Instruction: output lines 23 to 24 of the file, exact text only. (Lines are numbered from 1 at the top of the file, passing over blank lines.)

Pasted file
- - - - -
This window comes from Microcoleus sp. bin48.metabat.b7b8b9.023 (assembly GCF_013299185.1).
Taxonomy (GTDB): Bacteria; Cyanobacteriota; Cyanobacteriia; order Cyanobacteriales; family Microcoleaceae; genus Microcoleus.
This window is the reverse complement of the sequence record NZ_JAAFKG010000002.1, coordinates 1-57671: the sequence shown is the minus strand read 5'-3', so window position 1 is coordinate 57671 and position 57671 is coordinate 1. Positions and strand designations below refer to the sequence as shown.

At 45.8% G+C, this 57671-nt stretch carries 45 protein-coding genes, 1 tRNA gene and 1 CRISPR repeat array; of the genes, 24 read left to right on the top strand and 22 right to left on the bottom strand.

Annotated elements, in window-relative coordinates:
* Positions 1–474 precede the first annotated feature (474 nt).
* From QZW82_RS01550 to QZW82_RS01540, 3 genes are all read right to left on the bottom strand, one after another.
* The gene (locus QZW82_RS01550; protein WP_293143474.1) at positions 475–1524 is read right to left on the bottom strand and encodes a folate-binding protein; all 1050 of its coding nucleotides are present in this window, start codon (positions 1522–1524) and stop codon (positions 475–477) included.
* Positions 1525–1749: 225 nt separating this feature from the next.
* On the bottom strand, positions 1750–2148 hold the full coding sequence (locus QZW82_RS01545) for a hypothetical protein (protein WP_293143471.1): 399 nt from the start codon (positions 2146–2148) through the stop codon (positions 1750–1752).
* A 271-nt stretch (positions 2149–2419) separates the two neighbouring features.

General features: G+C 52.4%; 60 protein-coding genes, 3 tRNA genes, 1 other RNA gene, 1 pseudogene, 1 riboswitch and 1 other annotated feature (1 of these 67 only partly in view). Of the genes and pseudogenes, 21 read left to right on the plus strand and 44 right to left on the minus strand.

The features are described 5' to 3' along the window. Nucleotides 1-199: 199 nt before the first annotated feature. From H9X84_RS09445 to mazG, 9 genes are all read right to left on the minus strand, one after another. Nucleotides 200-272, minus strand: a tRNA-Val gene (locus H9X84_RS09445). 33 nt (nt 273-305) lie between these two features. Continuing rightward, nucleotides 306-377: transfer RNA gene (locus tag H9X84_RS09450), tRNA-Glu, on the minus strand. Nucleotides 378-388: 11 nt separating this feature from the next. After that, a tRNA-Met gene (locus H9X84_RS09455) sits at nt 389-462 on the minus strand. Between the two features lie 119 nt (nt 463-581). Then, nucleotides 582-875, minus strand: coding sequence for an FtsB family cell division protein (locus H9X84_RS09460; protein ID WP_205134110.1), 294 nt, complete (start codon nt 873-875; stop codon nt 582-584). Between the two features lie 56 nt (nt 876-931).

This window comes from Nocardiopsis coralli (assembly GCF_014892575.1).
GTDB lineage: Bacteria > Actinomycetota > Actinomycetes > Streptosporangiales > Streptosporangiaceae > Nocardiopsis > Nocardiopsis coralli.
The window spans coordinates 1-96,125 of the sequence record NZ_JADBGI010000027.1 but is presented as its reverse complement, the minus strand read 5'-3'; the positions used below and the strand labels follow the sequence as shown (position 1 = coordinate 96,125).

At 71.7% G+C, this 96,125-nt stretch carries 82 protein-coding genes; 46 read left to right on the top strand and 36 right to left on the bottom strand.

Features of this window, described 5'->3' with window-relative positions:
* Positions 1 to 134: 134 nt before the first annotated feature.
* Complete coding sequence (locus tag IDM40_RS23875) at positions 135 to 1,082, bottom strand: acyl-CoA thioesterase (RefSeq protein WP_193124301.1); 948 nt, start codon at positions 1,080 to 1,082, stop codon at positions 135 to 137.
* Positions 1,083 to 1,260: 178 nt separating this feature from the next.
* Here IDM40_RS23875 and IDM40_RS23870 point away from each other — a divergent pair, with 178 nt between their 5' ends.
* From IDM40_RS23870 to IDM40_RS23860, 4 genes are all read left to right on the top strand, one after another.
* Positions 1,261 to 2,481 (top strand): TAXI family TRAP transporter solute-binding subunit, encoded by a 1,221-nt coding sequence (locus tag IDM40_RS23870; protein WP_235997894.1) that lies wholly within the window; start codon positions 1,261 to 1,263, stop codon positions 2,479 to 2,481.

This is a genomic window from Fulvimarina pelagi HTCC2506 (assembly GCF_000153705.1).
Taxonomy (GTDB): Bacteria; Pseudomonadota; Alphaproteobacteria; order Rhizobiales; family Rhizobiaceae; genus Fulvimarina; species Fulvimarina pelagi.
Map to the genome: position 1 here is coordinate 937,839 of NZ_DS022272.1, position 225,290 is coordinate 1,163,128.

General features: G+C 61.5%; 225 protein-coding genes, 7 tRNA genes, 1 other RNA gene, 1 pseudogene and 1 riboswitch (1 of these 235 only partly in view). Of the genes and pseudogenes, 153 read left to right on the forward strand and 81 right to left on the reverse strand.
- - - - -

* From IDM40_RS23870 to IDM40_RS23860, 4 genes are all read left to right on the top strand, one after another.
* Positions 1,261 to 2,481 (top strand): TAXI family TRAP transporter solute-binding subunit, encoded by a 1,221-nt coding sequence (locus tag IDM40_RS23870; protein WP_235997894.1) that lies wholly within the window; start codon positions 1,261 to 1,263, stop codon positions 2,479 to 2,481.